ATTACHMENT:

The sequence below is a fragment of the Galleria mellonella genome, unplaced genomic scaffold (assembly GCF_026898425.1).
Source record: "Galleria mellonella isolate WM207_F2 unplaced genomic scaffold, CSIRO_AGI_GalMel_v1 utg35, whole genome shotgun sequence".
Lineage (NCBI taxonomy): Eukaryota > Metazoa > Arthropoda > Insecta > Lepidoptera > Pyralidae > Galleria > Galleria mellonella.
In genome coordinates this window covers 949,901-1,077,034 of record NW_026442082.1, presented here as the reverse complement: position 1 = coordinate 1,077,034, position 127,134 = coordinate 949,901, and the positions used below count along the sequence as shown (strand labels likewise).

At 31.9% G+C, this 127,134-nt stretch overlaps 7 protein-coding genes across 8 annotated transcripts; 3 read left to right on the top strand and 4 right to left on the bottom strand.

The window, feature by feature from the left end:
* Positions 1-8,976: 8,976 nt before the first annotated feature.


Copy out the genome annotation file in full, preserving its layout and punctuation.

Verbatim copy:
The sequence below is a fragment of the Galleria mellonella genome, unplaced genomic scaffold (assembly GCF_026898425.1).
Source record: "Galleria mellonella isolate WM207_F2 unplaced genomic scaffold, CSIRO_AGI_GalMel_v1 utg35, whole genome shotgun sequence".
Lineage (NCBI taxonomy): Eukaryota > Metazoa > Arthropoda > Insecta > Lepidoptera > Pyralidae > Galleria > Galleria mellonella.
In genome coordinates this window covers 949,901-1,077,034 of record NW_026442082.1, presented here as the reverse complement: position 1 = coordinate 1,077,034, position 127,134 = coordinate 949,901, and the positions used below count along the sequence as shown (strand labels likewise).

At 31.9% G+C, this 127,134-nt stretch overlaps 7 protein-coding genes across 8 annotated transcripts; 3 read left to right on the top strand and 4 right to left on the bottom strand.

The window, feature by feature from the left end:
* Positions 1-8,976: 8,976 nt before the first annotated feature.